Tuesday, November 1, 2011

Half-Assed Genius

Are you ready to hear a lot from me this month? I hope so. Because I'm once again going to take on the challenge of another WEGO Health Blog's blog challenge month. Each day in November, I'll be given a prompt that has to do in some way with blogging about myself or my health condition. 30 days, 30 posts.

Today's Prompt: "Titles of My Future Book." I've been challenged to come up with at least 5 working titles for a book about my life, my community, or my condition and to write up a book jacket summary for it.

I can tell you one thing. I wouldn't title it Sweetly Voiced.

Sweetly Voiced is the name of this blog because it is a lovely sounding phrase that, in one gesture, wraps diabetes, my last name, and singing into a challenge to myself to be softer and more positive. Less clinical, less critical, less caustic. It serves as my own little reminder to cherish the sweetness that comes with every new day that I spend as a mother and a teacher.

But it wouldn't describe my life.
It has nothing to do with my community.
And it doesn't at all describe my condition.

My life's title would be something along the lines of:
  • Half-Assed Genius: Flying By the Seat of My Smartie-Pants
It would be about how, if I ever had the energy to give any one thing my full attention, I bet I'd do that one thing to such a degree of perfection, creativity, poise, and effectiveness that cities would fall. And how that's never going to happen. Not with my diabetes. Not with my teaching. Not with my writing or singing. Not even with raising kids. So I do everything I do somewhere on the scale between moderately well to breaking even. And I'm okay with that.

If I wrote the tale of my community, now there's a story for you. I'm not the one best positioned to tell it - and I'll get to that in a moment. But I bet I could title that beast.
  • The D-OC: Broken Pancreases, Cupcakes, Unicorns, and the Lifting of the Human Spirit
or something more Health 2.0-oriented...
  • Thousands Like You: Social Media and Support for Patients in the Digital Age
or specific to the work I've seen accomplished in my particular corner of the community:
  • Word in Your Hand: How Awareness Initiatives Bring Patients Out of the Dark and Into the Future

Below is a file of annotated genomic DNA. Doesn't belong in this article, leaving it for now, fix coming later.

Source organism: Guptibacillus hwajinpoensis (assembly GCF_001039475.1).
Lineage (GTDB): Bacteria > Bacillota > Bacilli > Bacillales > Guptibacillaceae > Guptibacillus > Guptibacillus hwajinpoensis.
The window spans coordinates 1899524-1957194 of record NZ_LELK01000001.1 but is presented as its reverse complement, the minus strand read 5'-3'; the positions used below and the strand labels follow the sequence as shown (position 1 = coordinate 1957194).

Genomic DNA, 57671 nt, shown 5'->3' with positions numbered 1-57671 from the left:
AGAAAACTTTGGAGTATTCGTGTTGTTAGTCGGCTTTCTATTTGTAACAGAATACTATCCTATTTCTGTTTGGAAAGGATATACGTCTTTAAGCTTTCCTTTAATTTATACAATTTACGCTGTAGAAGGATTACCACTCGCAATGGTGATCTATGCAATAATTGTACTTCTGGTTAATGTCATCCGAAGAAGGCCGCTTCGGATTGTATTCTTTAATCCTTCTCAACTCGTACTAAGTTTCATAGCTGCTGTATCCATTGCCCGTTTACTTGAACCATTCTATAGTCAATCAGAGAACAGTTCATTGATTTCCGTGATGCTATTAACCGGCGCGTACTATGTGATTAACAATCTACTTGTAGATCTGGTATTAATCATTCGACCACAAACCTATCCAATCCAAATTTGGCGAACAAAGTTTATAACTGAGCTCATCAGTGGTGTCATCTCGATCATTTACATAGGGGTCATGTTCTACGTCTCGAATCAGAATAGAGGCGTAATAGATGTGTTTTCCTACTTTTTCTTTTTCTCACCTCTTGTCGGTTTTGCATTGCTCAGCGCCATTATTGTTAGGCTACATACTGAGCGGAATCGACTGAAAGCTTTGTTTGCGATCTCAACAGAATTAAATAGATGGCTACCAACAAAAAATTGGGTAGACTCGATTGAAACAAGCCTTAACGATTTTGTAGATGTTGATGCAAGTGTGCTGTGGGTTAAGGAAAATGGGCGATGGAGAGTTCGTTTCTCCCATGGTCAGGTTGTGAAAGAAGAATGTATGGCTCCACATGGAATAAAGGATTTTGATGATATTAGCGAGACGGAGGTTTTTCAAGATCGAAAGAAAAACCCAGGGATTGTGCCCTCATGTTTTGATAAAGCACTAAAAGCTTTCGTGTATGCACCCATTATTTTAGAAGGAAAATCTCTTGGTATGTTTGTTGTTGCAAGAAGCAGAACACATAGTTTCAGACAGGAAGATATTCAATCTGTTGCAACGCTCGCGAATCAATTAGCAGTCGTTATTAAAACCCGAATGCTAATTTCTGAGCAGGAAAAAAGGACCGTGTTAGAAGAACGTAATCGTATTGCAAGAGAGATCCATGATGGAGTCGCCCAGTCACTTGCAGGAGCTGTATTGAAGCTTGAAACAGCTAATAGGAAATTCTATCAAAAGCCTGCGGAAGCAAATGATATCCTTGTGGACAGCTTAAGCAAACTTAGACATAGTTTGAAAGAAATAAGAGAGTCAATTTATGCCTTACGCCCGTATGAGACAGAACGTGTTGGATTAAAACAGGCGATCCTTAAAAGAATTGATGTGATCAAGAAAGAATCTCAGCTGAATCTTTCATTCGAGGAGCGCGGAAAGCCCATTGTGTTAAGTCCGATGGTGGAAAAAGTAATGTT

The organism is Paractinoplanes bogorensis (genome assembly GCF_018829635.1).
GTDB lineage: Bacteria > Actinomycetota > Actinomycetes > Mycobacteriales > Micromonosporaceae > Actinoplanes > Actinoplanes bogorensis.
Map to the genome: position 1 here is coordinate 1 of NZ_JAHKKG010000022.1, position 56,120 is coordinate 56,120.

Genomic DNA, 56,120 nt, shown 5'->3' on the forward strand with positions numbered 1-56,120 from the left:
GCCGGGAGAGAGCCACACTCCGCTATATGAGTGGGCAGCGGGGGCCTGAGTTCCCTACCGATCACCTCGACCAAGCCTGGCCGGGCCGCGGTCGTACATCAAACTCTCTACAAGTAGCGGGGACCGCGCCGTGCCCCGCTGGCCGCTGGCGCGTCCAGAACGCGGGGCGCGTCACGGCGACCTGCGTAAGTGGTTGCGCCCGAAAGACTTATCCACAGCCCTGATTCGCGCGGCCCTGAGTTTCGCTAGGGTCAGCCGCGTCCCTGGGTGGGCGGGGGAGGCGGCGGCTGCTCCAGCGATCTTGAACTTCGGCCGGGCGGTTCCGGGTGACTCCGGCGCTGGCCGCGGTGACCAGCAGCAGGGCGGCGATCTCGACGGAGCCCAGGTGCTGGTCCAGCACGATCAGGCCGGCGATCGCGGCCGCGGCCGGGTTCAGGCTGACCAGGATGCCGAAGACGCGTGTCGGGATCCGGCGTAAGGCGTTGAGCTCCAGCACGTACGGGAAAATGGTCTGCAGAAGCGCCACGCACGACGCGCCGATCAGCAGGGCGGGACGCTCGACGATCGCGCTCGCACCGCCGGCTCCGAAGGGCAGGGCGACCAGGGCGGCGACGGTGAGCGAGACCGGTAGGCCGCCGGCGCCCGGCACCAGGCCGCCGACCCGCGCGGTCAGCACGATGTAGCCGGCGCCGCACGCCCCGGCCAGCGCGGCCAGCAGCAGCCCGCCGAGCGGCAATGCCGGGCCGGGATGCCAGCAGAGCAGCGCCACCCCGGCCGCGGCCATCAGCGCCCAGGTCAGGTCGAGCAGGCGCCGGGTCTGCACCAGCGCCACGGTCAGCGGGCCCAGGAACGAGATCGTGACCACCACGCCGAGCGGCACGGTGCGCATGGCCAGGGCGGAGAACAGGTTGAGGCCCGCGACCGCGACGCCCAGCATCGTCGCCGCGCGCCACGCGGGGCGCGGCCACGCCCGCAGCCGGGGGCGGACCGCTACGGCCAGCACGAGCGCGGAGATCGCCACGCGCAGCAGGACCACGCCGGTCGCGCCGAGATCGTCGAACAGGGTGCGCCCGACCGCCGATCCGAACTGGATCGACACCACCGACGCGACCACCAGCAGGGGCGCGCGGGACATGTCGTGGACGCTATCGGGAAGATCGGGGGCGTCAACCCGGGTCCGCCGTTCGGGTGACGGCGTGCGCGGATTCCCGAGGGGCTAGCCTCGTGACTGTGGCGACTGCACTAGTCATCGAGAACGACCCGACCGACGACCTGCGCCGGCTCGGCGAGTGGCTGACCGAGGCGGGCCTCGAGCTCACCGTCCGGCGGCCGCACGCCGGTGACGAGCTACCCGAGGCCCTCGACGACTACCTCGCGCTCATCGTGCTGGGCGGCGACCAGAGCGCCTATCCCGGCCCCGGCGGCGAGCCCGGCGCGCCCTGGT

Though I'm certainly on the receiving end of the benefits of social media in relation to health, I wouldn't claim the right to tell its story. I'd leave that to the many patient advocates who got things rolling before I stumbled in. To people like Allison and Kerri who blogged about diabetes before we all blogged about diabetes. To torchbearers like Manny and David and Brandy and Jeff who started communities for people touched by diabetes. To people like Cherise who got us all talking on Twitter on Wednesday nights. I'm not saying I don't have the right to tell the story - just that I'd rather be absorbed in its pages. A tidy footnote about empowerment, education, and good community management. Not to mention adorable babies.

I don't have many titles for a book about my condition. So much has been written about "overcoming" diabetes, diabetes incidence rising, searching for cures, complications. I wouldn't be writing any of that. I don't believe in any of that. I don't believe in cures, I don't believe complications are inevitable, I don't believe it can be overcome.

My titles for a book about diabetes would be something like:
  • Diabetes: 24 Hours a Day with an Unpredictable Houseguest
  • Quitting My Day Job: I'm a Lousy Stand-in for a Pancreas
And the book would focus on what people just don't understand about the day-in and day-out. I'd start with a wind-up clock and ask people to imagine forgetting to wind their alarm clock or winding it so tightly that a spring popped. And then ask what that would mean if it was their heart they had to wind everyday. Or their lungs. And that with every heartbeat or every breath - just as with every meal, stressful situation, activity, or illness when you have diabetes - your dependence on your ability to wind that clock meant the difference between wellness and sickness, life and death. There's always blame, guilt, human error, technological failures, unforeseen circumstances. And all the time, you regret that you don't have a clock that just keeps on ticking on its own. That your time might run out.

That's what it's like living without a pancreas and relying on the only tools I have to rely on.

That's why my community has become so important to me.

That's why our lives are so often a blur of SWAGing (scientific wild-ass guessing).

And why mine would be a tale of giving it your all...most.

This post was written as part of NHBPM - 30 health posts in 30 days: http://bit.ly/vU0g9J.

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